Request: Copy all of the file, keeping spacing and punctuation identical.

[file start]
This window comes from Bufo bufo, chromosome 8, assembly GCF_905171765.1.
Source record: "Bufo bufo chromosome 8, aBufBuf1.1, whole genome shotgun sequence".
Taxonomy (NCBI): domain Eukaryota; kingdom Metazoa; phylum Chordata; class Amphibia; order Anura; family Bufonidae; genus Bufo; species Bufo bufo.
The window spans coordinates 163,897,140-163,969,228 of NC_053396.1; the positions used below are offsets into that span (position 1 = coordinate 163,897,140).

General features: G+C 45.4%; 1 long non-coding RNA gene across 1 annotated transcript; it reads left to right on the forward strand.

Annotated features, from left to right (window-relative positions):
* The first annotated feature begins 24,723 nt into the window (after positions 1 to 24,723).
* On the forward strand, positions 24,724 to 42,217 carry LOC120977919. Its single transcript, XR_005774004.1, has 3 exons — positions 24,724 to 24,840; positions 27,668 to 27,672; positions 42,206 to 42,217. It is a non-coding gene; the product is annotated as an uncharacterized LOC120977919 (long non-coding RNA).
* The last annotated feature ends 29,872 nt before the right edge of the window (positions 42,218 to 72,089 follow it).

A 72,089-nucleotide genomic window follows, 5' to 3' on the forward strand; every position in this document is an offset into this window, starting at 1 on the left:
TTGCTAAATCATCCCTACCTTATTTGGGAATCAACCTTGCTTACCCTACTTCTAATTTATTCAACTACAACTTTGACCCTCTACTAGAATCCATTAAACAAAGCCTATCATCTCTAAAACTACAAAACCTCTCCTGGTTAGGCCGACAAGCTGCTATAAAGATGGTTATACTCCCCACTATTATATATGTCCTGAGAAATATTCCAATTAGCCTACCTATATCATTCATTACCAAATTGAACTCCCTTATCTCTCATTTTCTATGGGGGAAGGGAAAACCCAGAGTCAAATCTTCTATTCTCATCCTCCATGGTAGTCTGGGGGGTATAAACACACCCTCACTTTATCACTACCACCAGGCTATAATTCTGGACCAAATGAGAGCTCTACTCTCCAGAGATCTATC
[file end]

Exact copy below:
This window comes from Bufo bufo, chromosome 8, assembly GCF_905171765.1.
Source record: "Bufo bufo chromosome 8, aBufBuf1.1, whole genome shotgun sequence".
Taxonomy (NCBI): domain Eukaryota; kingdom Metazoa; phylum Chordata; class Amphibia; order Anura; family Bufonidae; genus Bufo; species Bufo bufo.
The window spans coordinates 163,897,140-163,969,228 of NC_053396.1; the positions used below are offsets into that span (position 1 = coordinate 163,897,140).

General features: G+C 45.4%; 1 long non-coding RNA gene across 1 annotated transcript; it reads left to right on the forward strand.

Annotated features, from left to right (window-relative positions):
* The first annotated feature begins 24,723 nt into the window (after positions 1 to 24,723).
* On the forward strand, positions 24,724 to 42,217 carry LOC120977919. Its single transcript, XR_005774004.1, has 3 exons — positions 24,724 to 24,840; positions 27,668 to 27,672; positions 42,206 to 42,217. It is a non-coding gene; the product is annotated as an uncharacterized LOC120977919 (long non-coding RNA).
* The last annotated feature ends 29,872 nt before the right edge of the window (positions 42,218 to 72,089 follow it).

A 72,089-nucleotide genomic window follows, 5' to 3' on the forward strand; every position in this document is an offset into this window, starting at 1 on the left:
TTGCTAAATCATCCCTACCTTATTTGGGAATCAACCTTGCTTACCCTACTTCTAATTTATTCAACTACAACTTTGACCCTCTACTAGAATCCATTAAACAAAGCCTATCATCTCTAAAACTACAAAACCTCTCCTGGTTAGGCCGACAAGCTGCTATAAAGATGGTTATACTCCCCACTATTATATATGTCCTGAGAAATATTCCAATTAGCCTACCTATATCATTCATTACCAAATTGAACTCCCTTATCTCTCATTTTCTATGGGGGAAGGGAAAACCCAGAGTCAAATCTTCTATTCTCATCCTCCATGGTAGTCTGGGGGGTATAAACACACCCTCACTTTATCACTACCACCAGGCTATAATTCTGGACCAAATGAGAGCTCTACTCTCCAGAGATCTATC